In the interest of at least beginning my remarks on a note of historical precision, let me say that I first laid eyes on Thomas G. Dyer in the winter quarter of 1972 when he and I were both enrolled in Will Holmes’s graduate class in the history of the New South. I had just finished a year of active military duty, and I was none too sure of myself after such an extended absence from the academic arena. It did not help much that the class included a very erudite and composed guy who struck me as the type one would expect to meet in New Haven or Cambridge but not so much in the Athens of Georgia, at least back then. This impression was resoundingly affirmed when, early on in the course, this fellow commented on the tendency of southern intellectuals to engage in what he described as “vicarious self-flagellation.” Still wide-eyed when I related this incident to Lyra that evening, I would never, even in my wildest dreams, have imagined that I would one day count this truly imposing figure, with an immense vocabulary and a facility with words fully sufficient to send William F. Buckley scrambling for his thesaurus, as one of my very closest and most cherished friends or that nearly forty years after we met, I would write in a book dedicated to him that:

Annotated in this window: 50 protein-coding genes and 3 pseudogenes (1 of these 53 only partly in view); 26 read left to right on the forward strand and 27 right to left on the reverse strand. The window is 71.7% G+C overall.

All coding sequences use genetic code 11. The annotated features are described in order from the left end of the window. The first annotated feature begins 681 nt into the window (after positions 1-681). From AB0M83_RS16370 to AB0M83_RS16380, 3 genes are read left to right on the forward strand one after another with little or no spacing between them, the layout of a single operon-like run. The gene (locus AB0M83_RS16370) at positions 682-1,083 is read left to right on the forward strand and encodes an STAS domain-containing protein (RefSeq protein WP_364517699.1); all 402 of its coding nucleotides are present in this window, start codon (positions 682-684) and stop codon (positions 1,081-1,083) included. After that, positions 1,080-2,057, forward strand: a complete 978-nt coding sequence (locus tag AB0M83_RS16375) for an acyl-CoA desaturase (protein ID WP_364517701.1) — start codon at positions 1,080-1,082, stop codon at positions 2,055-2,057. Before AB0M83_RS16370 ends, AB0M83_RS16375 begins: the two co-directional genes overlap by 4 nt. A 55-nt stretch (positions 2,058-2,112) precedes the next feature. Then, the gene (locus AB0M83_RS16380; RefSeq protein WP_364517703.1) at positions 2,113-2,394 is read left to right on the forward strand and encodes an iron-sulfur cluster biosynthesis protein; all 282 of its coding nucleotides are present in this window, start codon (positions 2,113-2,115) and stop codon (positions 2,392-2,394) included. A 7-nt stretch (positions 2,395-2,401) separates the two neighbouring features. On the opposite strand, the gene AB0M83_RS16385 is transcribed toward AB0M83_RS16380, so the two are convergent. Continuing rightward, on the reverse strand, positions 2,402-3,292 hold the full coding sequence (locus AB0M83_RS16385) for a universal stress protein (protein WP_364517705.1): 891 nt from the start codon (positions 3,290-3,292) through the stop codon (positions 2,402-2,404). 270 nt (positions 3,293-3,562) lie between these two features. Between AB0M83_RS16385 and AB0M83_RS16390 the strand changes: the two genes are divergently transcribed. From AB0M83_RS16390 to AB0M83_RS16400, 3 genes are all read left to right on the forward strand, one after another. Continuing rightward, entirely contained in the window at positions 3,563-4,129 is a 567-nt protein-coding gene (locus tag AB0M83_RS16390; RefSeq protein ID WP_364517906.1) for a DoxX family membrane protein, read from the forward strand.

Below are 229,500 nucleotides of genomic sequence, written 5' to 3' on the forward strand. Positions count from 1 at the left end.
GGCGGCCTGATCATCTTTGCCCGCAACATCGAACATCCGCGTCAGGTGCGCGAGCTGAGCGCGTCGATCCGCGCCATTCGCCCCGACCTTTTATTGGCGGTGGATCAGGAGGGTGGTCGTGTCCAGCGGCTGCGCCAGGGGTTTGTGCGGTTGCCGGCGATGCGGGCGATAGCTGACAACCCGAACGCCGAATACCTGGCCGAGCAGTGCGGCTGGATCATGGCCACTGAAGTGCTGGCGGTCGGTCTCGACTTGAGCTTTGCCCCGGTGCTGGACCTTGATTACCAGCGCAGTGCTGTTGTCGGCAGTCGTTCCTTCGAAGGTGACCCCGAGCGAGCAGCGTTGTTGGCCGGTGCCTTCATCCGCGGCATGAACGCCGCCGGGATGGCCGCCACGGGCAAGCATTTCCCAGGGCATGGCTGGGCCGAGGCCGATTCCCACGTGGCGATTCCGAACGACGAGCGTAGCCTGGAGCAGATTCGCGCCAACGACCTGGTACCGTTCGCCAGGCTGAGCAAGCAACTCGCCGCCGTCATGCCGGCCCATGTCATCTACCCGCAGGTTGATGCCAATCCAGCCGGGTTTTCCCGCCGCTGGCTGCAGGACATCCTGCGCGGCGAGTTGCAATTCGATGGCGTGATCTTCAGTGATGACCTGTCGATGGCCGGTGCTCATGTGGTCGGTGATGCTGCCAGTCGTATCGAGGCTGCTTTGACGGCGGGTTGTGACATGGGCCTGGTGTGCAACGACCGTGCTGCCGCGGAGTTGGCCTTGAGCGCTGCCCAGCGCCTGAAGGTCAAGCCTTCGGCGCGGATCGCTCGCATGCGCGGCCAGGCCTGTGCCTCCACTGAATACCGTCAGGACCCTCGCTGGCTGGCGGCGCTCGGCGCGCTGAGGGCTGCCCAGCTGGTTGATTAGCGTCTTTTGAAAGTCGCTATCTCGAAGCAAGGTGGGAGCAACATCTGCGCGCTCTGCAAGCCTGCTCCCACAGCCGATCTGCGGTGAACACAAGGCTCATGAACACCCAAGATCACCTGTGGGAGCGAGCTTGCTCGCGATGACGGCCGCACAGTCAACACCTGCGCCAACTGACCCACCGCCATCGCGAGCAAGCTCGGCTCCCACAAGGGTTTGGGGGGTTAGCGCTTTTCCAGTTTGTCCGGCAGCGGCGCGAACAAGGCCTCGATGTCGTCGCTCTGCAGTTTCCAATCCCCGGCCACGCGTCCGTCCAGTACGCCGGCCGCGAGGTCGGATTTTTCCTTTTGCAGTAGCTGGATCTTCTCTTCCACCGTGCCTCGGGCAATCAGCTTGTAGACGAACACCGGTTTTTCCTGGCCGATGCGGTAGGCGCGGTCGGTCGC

In the course of a truly distinguished career, Tom Dyer has led, supported, sustained, and otherwise made possible more good things for the University of Georgia and the people of the state in general than anybody I know. On a personal note, I don’t know if there are truly no friends like old friends, but I do know that there are few friends of any vintage like Tom Dyer. We met as graduate students at the University of Georgia in 1972, and over the intervening years he has offered unfailingly wise counsel and has done more thoughtful, helpful, and courageous things on my behalf than I could ever recount, and, in fact, has probably done even more of these than I know. His intelligence, integrity, and rich sense of humor are legendary not only around Athens but across the state. Although he was born in Missouri (and therefore persists in thinking he knows more about farming than I do), Tom Dyer is, in the best sense of the term, one of the finest Georgians I have been blessed to know.